Utzon suddenly left this country, and to the best of my knowledge regarding the true reason for why he left, and at such short notice, he did so in silence.
While he would never be drawn back here by provincial ‘movers and shakers’ – small-town toadies embarrassed by the departure of this architect who now had a world-wide reputation, he maintained, to my deep regret, a ‘dignified silence’ on the subject for the remainder of his life.
I process ‘deep regret’ because I am sure I and many others would have benefitted from hearing or reading ‘his side of the story.’
His justification – ‘health concerns’ – for not coming back played into the hands of the Australians who had driven him out. Narrowing the cause to the smallest point, they claimed he left because of his disputes with the NSW Minister for Public Works – ‘What a mean-spirited minister he was, but now he’s thankfully gone.’
Utzon left because of his dispute with Australian culture. I recall a video I saw of Utzon talking about his Opera House. He spoke of walking around the site and an Italian workman saying to him that it would be a beautiful building. He then repeated the words of an Aussie working on the site – ‘I’m only doing it for the money’. Utzon himself had noted the difference.
Australians have now, like the followers of Christ, taken the building ‘to their hearts.’ But not the lesson. It is still entirely lost on them.
In wanting (for me to make the best of it) to put their shame and anti-intellectual, anti-visionary, anti-cultural meanness behind them, they pretend these problems don’t exist.
I process ‘anti-cultural’ because ‘culture’ should be defined by an attitude to and an eagerness for what does not yet exist, it is not primarily the sum of what has been achieved.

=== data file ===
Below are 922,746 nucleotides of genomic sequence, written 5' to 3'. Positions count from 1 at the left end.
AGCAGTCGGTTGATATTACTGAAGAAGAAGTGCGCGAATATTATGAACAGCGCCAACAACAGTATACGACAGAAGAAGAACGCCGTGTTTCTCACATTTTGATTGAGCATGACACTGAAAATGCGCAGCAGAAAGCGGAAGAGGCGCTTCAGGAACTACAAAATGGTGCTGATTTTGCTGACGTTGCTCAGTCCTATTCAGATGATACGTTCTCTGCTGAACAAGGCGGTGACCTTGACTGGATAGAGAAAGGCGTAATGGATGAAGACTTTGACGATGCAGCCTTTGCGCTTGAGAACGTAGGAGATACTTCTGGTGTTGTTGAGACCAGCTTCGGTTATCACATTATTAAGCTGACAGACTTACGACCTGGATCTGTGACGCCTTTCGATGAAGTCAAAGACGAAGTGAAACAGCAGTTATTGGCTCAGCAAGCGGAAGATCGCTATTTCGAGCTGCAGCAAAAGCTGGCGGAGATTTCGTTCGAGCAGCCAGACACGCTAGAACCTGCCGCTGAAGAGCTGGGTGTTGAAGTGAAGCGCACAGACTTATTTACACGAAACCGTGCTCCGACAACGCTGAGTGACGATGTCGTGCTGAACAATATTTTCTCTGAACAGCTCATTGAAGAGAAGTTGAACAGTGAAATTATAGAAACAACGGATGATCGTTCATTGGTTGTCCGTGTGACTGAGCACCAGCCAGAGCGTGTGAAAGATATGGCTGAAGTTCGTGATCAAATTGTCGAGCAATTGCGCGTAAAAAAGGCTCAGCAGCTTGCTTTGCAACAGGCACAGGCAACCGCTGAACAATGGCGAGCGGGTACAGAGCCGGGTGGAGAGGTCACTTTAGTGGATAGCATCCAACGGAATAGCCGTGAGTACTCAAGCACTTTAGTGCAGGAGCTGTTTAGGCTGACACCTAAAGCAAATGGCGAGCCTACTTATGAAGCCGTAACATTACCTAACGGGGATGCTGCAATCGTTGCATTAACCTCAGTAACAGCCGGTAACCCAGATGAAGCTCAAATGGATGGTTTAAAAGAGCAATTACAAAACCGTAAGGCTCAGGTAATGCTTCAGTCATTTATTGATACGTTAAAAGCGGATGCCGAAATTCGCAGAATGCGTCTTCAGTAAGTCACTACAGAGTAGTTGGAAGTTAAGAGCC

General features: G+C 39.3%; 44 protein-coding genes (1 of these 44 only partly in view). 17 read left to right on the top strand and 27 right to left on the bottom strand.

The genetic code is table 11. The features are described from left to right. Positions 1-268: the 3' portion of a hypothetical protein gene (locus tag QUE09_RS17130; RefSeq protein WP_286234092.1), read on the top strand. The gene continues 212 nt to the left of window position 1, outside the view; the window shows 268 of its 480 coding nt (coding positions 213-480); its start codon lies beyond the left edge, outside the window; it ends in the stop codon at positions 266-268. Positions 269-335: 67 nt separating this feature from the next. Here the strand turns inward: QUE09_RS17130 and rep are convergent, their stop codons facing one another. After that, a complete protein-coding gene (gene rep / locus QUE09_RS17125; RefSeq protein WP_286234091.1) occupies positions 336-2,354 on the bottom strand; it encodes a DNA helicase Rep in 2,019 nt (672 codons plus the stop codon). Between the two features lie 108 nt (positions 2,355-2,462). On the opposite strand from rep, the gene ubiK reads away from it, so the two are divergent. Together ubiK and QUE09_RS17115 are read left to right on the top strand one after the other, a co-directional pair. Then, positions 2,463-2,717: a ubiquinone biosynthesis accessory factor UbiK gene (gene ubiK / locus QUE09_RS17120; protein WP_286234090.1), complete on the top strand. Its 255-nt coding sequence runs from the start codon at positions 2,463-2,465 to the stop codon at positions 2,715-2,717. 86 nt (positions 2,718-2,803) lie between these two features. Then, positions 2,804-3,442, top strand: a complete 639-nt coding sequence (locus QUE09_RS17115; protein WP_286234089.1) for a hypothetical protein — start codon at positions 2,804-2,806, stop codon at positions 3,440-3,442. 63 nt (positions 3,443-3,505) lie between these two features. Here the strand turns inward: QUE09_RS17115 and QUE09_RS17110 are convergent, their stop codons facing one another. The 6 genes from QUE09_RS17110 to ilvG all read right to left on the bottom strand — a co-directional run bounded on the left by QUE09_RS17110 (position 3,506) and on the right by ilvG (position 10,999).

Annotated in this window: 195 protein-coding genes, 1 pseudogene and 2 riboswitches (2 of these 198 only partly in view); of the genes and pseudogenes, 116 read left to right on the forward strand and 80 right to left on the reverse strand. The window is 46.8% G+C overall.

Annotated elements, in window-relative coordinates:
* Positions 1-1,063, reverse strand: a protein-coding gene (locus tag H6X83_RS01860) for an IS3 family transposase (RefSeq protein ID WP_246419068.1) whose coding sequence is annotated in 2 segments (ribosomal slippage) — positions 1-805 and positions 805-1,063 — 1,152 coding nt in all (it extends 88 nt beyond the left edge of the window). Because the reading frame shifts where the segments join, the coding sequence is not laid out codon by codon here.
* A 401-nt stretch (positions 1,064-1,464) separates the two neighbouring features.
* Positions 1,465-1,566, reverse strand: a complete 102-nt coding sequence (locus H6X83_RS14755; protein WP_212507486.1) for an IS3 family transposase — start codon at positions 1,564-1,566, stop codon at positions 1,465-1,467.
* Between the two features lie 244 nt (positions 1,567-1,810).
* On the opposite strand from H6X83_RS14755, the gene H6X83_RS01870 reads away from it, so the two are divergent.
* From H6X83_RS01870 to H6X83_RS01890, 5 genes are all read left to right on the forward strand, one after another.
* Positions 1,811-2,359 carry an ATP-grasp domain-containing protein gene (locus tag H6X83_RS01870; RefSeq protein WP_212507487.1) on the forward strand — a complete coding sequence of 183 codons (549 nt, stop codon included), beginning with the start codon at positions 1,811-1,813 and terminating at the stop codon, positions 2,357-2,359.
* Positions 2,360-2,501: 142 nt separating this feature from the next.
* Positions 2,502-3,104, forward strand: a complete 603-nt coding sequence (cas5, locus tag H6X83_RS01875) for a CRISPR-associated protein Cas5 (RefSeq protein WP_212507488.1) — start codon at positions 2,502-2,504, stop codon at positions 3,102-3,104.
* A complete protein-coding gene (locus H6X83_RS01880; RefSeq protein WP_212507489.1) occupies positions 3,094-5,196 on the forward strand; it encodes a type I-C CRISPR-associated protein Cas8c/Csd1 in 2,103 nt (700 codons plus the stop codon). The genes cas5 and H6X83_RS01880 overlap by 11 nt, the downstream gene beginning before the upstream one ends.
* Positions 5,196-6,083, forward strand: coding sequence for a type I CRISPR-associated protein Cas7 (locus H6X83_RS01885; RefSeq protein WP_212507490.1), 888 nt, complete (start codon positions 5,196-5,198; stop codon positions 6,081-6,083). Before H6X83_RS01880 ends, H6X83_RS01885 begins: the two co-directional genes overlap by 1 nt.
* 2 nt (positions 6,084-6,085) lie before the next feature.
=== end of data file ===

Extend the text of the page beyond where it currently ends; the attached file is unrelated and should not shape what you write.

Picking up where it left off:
The attitude to intellect, vision and culture indicates the orientation of a society – either to a craving for certainty (always backward-looking), or to the embrace of uncertainty (always looking to the future).
I am very aware that in making the criticisms I do of Australian culture, particularly in a wealthy nation dominated by the religion (and extremely powerful ideological tool) of niceness, I am immediately leaving myself open to the charge of ‘bitter and twisted’.
Firstly, I say (as do those who dominate this country), ‘Fuck niceness!’
Secondly I say ‘Look at the evidence’ (if you search for ‘Australian cringe’, ‘Australian shame’ and ‘Australian servility’ on my blog you can find a lot of references to and discussions of it), not only from my experience, but from that of many others and from Australian history.
And you will find the most powerful evidence particularly if you look at the dominant white culture’s continuing genocidal behaviour towards Australia’s indigenous. I highly recommend John Pilger’s documentary work exposing this.
Here is a ten minute interview from tonight’s ABC Radio National’s Late Night Live of Senator Nova Peris speaking passionately about the lives and experience of Australia’s indigenous people.
Sweeping problems ‘under the carpet’, hoping they will go away, is never the way for a country to develop.
Not only is that the ‘best’ way to ensure that the problems will never ‘go away’ (because there is something to be hidden, something to continue being ashamed of, whether justified or not), that a nation can look at its problems (obviously every nation has them) and deal fairly with them is a measure of its maturity.
The very denial, rejection, by Australians of the problems I point to (even as they ‘punch above their weight’ in the global arena [?!]) is evidence not only of the problems of which I process but of the degree of immaturity of this culture.